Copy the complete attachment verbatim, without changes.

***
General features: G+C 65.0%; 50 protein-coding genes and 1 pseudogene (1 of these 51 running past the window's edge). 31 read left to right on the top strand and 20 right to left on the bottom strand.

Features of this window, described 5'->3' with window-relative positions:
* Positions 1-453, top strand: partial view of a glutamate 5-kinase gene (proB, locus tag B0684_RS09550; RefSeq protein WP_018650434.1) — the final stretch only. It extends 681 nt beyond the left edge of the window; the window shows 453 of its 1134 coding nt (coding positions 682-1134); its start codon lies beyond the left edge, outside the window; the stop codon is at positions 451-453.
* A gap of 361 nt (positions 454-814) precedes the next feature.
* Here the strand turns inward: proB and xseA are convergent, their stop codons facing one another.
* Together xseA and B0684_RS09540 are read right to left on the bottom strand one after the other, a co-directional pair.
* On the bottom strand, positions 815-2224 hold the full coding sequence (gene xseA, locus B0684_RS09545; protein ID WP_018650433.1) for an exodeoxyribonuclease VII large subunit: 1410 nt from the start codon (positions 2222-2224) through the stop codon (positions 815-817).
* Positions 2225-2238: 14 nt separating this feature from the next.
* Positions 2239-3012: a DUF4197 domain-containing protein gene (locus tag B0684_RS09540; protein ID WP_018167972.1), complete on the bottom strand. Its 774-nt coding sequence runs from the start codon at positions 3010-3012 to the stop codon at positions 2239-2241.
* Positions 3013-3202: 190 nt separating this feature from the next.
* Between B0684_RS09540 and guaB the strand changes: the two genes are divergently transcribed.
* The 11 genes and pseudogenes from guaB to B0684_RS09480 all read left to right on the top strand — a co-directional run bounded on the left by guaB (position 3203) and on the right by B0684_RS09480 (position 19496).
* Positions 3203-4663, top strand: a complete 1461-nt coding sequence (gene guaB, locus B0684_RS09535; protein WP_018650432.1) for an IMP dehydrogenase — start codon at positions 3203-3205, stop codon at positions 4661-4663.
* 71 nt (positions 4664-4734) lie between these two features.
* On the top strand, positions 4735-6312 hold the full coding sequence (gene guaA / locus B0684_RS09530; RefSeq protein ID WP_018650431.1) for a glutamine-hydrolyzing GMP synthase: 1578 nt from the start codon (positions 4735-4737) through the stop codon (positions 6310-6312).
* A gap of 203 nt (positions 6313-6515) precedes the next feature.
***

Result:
General features: G+C 65.0%; 50 protein-coding genes and 1 pseudogene (1 of these 51 running past the window's edge). 31 read left to right on the top strand and 20 right to left on the bottom strand.

Features of this window, described 5'->3' with window-relative positions:
* Positions 1-453, top strand: partial view of a glutamate 5-kinase gene (proB, locus tag B0684_RS09550; RefSeq protein WP_018650434.1) — the final stretch only. It extends 681 nt beyond the left edge of the window; the window shows 453 of its 1134 coding nt (coding positions 682-1134); its start codon lies beyond the left edge, outside the window; the stop codon is at positions 451-453.
* A gap of 361 nt (positions 454-814) precedes the next feature.
* Here the strand turns inward: proB and xseA are convergent, their stop codons facing one another.
* Together xseA and B0684_RS09540 are read right to left on the bottom strand one after the other, a co-directional pair.
* On the bottom strand, positions 815-2224 hold the full coding sequence (gene xseA, locus B0684_RS09545; protein ID WP_018650433.1) for an exodeoxyribonuclease VII large subunit: 1410 nt from the start codon (positions 2222-2224) through the stop codon (positions 815-817).
* Positions 2225-2238: 14 nt separating this feature from the next.
* Positions 2239-3012: a DUF4197 domain-containing protein gene (locus tag B0684_RS09540; protein ID WP_018167972.1), complete on the bottom strand. Its 774-nt coding sequence runs from the start codon at positions 3010-3012 to the stop codon at positions 2239-2241.
* Positions 3013-3202: 190 nt separating this feature from the next.
* Between B0684_RS09540 and guaB the strand changes: the two genes are divergently transcribed.
* The 11 genes and pseudogenes from guaB to B0684_RS09480 all read left to right on the top strand — a co-directional run bounded on the left by guaB (position 3203) and on the right by B0684_RS09480 (position 19496).
* Positions 3203-4663, top strand: a complete 1461-nt coding sequence (gene guaB, locus B0684_RS09535; protein WP_018650432.1) for an IMP dehydrogenase — start codon at positions 3203-3205, stop codon at positions 4661-4663.
* 71 nt (positions 4664-4734) lie between these two features.
* On the top strand, positions 4735-6312 hold the full coding sequence (gene guaA / locus B0684_RS09530; RefSeq protein ID WP_018650431.1) for a glutamine-hydrolyzing GMP synthase: 1578 nt from the start codon (positions 4735-4737) through the stop codon (positions 6310-6312).
* A gap of 203 nt (positions 6313-6515) precedes the next feature.